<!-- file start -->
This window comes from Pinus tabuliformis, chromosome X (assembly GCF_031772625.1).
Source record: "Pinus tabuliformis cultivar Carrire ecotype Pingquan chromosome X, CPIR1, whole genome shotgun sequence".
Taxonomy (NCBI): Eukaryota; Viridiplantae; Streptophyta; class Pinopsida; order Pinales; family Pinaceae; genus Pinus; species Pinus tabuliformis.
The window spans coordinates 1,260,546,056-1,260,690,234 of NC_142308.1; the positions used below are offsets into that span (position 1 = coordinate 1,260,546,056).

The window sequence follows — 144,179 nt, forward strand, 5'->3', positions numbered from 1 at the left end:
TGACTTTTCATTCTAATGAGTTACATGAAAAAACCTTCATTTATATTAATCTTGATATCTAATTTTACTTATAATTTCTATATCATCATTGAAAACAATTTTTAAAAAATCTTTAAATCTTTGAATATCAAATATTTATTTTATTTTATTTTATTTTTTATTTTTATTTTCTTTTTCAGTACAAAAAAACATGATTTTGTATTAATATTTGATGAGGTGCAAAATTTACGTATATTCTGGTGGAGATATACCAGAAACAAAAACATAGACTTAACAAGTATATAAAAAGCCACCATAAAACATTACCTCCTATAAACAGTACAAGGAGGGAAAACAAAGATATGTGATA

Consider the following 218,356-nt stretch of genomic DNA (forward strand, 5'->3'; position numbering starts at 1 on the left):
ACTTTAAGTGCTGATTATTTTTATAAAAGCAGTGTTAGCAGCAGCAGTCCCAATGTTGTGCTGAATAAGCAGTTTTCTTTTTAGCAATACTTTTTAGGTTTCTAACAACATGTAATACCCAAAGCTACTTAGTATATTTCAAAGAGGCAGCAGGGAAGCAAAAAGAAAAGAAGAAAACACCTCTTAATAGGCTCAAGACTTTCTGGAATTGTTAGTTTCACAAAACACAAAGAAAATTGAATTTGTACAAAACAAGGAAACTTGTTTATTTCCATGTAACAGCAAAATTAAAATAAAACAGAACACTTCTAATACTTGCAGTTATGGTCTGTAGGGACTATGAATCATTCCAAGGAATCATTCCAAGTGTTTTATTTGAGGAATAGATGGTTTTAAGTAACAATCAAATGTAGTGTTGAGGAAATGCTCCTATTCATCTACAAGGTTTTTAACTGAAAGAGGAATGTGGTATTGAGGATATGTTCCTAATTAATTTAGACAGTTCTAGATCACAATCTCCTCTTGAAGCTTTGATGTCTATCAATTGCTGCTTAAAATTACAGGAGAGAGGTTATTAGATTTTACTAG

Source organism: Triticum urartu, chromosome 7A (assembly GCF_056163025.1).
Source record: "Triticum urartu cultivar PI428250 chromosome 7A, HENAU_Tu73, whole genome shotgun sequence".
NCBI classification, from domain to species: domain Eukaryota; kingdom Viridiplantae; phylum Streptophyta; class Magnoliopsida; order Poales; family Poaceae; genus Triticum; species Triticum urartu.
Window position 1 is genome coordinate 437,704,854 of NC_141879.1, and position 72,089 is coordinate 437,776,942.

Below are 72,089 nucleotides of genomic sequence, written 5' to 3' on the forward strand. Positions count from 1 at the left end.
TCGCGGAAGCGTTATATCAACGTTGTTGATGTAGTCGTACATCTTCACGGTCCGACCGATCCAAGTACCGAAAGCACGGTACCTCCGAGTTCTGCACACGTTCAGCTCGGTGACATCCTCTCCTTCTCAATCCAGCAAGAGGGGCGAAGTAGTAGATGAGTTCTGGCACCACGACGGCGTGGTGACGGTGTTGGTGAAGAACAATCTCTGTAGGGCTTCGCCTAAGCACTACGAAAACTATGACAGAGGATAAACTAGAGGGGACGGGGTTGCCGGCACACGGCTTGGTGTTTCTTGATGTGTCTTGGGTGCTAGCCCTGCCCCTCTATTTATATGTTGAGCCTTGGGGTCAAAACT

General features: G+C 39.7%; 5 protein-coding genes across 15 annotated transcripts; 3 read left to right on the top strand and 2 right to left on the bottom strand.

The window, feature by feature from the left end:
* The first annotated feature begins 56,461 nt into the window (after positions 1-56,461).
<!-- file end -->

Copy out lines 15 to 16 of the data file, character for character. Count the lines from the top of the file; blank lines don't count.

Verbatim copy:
General features: G+C 39.7%; 5 protein-coding genes across 15 annotated transcripts; 3 read left to right on the top strand and 2 right to left on the bottom strand.

The window, feature by feature from the left end: